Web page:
Fall is a time for getting reconnected with the garden. After a summer filled with travelling and adventure, it’s nice rake leaves and listen to the birds. For a few short (and sweet) weeks, I thought I would finally have time to fully reclaim my wild, overgrown vegetable garden, until the fall semester of school started. For a while, there seemed to be no hope in having a orderly vegetable garden again, until I sat down at my kitchen table and, with the help of my trusty yellow notepad and a pen, wrote out a list of things that I could do.
Tasks that I could squeeze into my busy schedule and still come away with a sense of accomplishment. Stuff like leaving mushrooms in the yard and watching them grow and change (and snapping a million pics), or placing my fall bulb order and thinking about how they will look in the spring garden. These are, at their core, jobs. They don’t feel like work, but they are. I have jotted down 10 simple tasks below that are quick and simple that were on my agenda for last Saturday.
1. Keep on weeding
This is one area where a large number of gardeners (myself included) usually fail. If you slack off for even a few days the weeds are always there, looking for opportunities to gobble up your garden. Once a few seeds are set, the battle starts all over again next year.
2. Order fall-planted Bulbs.
As soon as the first cool snap hits I’m immediately reminded: place my fall bulb order! I love a good show of tulips, daffodils, and other early spring bloomers, but in order for them to be successful I need to plant their bulbs this fall. Ordering now ensures that I have them when the time comes to plant.
3. Be sure to water
Water any newly planted trees and shrubs until the first frosts so they will slip into dormancy well-hydrated. Evergreens, such as Rhododendrons and conifers, are especially prone to getting winterburn if they are not well hydrated.
4. Start mulching
Spread some form of organic matter over the soil to prevent weeds and enrich the garden. This is probably the most time consuming job on this list, but I had to include it because of the incredible benefits. Not only will it suppress any further weed growth, but it will also decay and provide valuable nutrients to the surrounding plants.
5. Don’t knock down the mushrooms!
I know this is not really a true job, but it is to people have been trained their whole lives that mushrooms are a bad thing. Sure, they interrupt the perfect greenery of a lawn, but the majority of mushrooms and fungi actually HELP more than they hurt. Not only do they decompose organic matter, but as this article by Oregon State University states, they can make your plants more drought and disease resistant. I will definitely be writing some articles on fungi and the benefits they hold for the earth at some point.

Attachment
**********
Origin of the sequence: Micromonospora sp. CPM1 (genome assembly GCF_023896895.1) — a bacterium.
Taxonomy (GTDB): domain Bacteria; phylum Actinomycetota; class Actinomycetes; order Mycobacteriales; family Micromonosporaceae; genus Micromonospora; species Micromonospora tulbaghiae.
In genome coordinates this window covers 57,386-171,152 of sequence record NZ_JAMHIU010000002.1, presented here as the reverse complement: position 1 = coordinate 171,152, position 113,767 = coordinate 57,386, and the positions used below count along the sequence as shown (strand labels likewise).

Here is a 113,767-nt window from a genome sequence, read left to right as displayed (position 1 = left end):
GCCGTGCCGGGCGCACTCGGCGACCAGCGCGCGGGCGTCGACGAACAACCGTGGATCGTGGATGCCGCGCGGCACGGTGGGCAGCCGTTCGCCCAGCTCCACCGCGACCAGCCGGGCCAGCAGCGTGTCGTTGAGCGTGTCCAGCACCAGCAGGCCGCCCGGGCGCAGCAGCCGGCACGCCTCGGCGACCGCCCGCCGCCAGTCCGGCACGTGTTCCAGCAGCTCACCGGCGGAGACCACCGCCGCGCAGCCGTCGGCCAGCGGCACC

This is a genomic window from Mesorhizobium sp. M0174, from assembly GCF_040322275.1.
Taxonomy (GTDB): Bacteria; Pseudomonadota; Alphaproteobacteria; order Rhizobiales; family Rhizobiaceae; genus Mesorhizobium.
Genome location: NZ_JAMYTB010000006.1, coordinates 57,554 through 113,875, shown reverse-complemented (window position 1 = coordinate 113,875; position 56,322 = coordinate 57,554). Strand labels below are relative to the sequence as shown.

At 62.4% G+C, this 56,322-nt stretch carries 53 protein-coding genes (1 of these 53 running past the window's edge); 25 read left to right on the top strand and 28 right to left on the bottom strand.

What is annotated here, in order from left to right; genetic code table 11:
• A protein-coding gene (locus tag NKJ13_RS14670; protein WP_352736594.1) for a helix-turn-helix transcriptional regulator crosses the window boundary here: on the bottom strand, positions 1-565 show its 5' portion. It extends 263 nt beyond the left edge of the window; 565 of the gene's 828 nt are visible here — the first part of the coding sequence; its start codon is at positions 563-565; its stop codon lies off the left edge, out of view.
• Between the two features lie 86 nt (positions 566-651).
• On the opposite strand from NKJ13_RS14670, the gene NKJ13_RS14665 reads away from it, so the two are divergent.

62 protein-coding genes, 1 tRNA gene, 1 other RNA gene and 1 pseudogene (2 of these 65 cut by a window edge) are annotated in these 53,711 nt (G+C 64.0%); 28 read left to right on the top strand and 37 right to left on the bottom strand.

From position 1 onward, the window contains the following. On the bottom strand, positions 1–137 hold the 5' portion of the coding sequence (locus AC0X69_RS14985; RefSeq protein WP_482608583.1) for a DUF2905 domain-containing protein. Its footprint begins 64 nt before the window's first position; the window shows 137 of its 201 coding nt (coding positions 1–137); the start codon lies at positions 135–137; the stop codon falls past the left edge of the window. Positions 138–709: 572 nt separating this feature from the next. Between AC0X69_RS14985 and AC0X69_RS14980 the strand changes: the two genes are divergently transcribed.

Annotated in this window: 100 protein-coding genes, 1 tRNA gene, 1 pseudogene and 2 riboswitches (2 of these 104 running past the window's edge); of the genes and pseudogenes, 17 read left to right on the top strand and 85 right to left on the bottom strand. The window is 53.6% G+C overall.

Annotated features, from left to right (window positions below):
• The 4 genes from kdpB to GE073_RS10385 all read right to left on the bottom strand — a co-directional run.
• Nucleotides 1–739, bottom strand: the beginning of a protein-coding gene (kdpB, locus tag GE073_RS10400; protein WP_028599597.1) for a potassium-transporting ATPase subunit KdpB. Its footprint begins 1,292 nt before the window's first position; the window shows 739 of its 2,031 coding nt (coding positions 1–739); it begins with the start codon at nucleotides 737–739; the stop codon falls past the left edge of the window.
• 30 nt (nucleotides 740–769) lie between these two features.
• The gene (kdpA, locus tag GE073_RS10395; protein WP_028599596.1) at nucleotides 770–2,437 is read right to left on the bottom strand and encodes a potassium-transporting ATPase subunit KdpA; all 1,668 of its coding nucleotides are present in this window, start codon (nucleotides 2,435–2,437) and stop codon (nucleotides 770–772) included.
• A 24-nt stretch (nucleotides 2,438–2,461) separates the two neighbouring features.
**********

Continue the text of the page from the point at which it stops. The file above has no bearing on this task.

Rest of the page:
6. If space becomes available in the vegetable garden:
Consider sowing a cover crop (such as red clover), to build the soil. This job is usually accomplished in as little as five minutes. Since I practice no-till gardening in my yard, I simply rake away any mulch that may be in place (unless it is something like compost, which can have seeds sown on top of it), and scatter the seed over the exposed soil. Lightly water them in afterwards, and you’ve got yourself a cover crop in the making!
7. Sow hardy annuals.
This includes flowers like bachelors buttons and poppies. I lightly disturb the top layer of the soil with a rake, and evenly sprinkle the seeds over the top, watering in afterwards. After that, I just wait and reap the rewards next spring.
8. Start or add to the compost heap.
Now is a good time to start a compost heap or add to an existing one. The cooler weather means decomposing worms and microorganisms are more active than they were in high summer, and, at least in my garden, the vegetable garden waste is high this time of year.
9. Take Cuttings
I took cuttings of existing herbs that may not successfully overwinter in my garden, such as rosemary, sage, lavender, and lemon verbena (Aloysia citrodora). Also, start to propagate plants that are not reliably hardy. This varies by zone, but in my area, I always take cuttings of my Mexican Bush Sage (Salvia leucantha), since they are marginally hardy.
10. Take Stock
Make a list of what survived the summer. If something didn’t make it due to drought or neglect, observe the area for indications of why it died. Did it not like its location, or did it succumb to a pest or disease? In my garden this year, I discovered (to my great disappointment) that the grass Stipa gigantea dislikes the humidity of the south. Sigh… I guess my garden can’t grow everything. 😉
This list only a small portion of the crazy to-do list I have right now, but the items on the list are fun for me. Instead of walking to the far end of my vegetable garden and despairing over the bindweed that has invaded while I was away, I can focus. I can slowly reclaim the garden, one space at a time.
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